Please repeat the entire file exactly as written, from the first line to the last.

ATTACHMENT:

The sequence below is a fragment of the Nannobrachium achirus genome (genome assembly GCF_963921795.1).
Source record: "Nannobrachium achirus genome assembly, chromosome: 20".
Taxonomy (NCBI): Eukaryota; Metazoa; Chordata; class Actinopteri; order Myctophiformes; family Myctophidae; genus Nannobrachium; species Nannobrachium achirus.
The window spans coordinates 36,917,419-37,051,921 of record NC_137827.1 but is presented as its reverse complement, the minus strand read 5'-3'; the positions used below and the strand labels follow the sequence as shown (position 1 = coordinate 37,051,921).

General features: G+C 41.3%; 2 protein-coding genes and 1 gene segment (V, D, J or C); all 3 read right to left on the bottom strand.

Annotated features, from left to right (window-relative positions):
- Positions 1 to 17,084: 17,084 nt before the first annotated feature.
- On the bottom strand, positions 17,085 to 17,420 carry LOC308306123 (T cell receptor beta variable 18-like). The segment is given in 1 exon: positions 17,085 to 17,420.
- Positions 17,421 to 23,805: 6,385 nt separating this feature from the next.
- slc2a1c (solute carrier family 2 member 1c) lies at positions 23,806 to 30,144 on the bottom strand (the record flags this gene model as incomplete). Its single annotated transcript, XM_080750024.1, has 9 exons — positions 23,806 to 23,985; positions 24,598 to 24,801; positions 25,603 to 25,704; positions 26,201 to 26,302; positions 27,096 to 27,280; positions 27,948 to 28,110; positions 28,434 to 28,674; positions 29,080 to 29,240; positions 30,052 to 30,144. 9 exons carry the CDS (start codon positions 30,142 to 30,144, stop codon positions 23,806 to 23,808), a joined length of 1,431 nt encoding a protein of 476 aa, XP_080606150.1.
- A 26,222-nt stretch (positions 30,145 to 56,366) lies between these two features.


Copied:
The sequence below is a fragment of the Nannobrachium achirus genome (genome assembly GCF_963921795.1).
Source record: "Nannobrachium achirus genome assembly, chromosome: 20".
Taxonomy (NCBI): Eukaryota; Metazoa; Chordata; class Actinopteri; order Myctophiformes; family Myctophidae; genus Nannobrachium; species Nannobrachium achirus.
The window spans coordinates 36,917,419-37,051,921 of record NC_137827.1 but is presented as its reverse complement, the minus strand read 5'-3'; the positions used below and the strand labels follow the sequence as shown (position 1 = coordinate 37,051,921).

General features: G+C 41.3%; 2 protein-coding genes and 1 gene segment (V, D, J or C); all 3 read right to left on the bottom strand.

Annotated features, from left to right (window-relative positions):
- Positions 1 to 17,084: 17,084 nt before the first annotated feature.
- On the bottom strand, positions 17,085 to 17,420 carry LOC308306123 (T cell receptor beta variable 18-like). The segment is given in 1 exon: positions 17,085 to 17,420.
- Positions 17,421 to 23,805: 6,385 nt separating this feature from the next.
- slc2a1c (solute carrier family 2 member 1c) lies at positions 23,806 to 30,144 on the bottom strand (the record flags this gene model as incomplete). Its single annotated transcript, XM_080750024.1, has 9 exons — positions 23,806 to 23,985; positions 24,598 to 24,801; positions 25,603 to 25,704; positions 26,201 to 26,302; positions 27,096 to 27,280; positions 27,948 to 28,110; positions 28,434 to 28,674; positions 29,080 to 29,240; positions 30,052 to 30,144. 9 exons carry the CDS (start codon positions 30,142 to 30,144, stop codon positions 23,806 to 23,808), a joined length of 1,431 nt encoding a protein of 476 aa, XP_080606150.1.
- A 26,222-nt stretch (positions 30,145 to 56,366) lies between these two features.